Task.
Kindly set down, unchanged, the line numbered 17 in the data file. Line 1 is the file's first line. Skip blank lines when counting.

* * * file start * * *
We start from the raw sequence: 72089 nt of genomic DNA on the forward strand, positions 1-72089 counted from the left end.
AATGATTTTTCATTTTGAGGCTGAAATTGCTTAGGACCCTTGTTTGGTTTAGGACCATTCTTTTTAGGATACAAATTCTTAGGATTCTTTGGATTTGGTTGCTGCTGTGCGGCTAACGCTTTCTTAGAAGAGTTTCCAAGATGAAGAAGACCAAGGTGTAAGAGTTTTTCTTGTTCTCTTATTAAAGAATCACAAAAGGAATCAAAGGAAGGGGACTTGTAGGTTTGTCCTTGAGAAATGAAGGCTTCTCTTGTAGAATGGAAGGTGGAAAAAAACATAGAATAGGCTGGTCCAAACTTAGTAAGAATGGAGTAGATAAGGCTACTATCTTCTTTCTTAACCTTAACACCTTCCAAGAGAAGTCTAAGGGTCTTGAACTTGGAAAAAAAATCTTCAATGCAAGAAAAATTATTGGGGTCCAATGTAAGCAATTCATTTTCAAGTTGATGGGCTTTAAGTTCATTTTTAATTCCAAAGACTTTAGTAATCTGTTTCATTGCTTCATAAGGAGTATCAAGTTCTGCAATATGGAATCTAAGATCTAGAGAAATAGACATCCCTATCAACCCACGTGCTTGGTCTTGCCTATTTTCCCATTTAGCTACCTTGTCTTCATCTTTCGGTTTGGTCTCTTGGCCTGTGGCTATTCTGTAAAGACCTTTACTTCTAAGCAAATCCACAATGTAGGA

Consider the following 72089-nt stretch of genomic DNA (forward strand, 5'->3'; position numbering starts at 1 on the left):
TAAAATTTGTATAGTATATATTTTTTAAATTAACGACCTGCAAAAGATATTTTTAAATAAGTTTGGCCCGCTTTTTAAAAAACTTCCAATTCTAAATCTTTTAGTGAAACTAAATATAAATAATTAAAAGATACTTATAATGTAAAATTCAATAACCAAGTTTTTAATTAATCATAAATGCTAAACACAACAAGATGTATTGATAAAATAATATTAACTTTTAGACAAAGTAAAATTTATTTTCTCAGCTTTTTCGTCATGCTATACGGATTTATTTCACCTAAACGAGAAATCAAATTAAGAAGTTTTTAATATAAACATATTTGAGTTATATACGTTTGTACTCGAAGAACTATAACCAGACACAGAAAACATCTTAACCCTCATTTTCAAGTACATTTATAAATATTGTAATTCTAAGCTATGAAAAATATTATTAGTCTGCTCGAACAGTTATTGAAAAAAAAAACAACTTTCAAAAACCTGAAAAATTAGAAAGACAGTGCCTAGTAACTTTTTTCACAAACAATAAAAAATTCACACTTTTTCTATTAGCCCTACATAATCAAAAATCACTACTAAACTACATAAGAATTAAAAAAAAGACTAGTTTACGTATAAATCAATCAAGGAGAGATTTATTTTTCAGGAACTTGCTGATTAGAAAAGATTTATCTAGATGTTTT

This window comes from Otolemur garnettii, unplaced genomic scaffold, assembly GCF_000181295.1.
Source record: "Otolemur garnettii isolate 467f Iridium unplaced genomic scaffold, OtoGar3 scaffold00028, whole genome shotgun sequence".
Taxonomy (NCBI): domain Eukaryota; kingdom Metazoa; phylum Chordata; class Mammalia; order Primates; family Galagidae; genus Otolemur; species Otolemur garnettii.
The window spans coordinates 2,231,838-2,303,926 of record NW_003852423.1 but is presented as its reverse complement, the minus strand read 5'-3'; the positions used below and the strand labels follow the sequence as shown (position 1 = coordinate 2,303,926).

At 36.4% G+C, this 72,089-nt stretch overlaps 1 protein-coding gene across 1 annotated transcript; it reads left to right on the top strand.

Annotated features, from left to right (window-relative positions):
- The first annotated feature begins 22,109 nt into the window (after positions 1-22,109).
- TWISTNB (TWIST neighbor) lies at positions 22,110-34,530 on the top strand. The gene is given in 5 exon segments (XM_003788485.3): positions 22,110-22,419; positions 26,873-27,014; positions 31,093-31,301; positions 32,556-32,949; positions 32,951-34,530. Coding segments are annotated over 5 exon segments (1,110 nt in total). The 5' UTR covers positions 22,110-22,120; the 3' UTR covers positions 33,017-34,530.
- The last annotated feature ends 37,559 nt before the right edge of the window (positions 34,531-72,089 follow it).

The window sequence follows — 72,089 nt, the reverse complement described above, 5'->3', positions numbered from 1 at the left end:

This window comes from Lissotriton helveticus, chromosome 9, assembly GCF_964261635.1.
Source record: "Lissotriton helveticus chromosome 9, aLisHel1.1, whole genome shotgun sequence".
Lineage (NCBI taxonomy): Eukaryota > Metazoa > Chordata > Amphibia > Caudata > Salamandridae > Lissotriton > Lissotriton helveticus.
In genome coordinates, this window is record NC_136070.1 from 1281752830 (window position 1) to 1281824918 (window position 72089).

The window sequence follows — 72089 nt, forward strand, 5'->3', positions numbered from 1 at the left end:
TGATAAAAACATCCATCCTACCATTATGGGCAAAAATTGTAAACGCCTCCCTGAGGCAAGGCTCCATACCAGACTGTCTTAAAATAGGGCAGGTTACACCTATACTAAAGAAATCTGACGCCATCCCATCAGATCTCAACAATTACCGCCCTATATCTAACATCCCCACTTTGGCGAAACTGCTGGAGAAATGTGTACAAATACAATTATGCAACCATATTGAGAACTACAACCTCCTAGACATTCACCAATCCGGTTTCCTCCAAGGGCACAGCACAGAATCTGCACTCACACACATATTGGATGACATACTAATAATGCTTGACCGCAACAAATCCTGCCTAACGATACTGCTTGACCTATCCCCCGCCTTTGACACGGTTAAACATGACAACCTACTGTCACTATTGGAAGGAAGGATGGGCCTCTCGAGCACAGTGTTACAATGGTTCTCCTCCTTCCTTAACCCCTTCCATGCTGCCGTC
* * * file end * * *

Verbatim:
Lineage (NCBI taxonomy): Eukaryota > Metazoa > Chordata > Amphibia > Caudata > Salamandridae > Lissotriton > Lissotriton helveticus.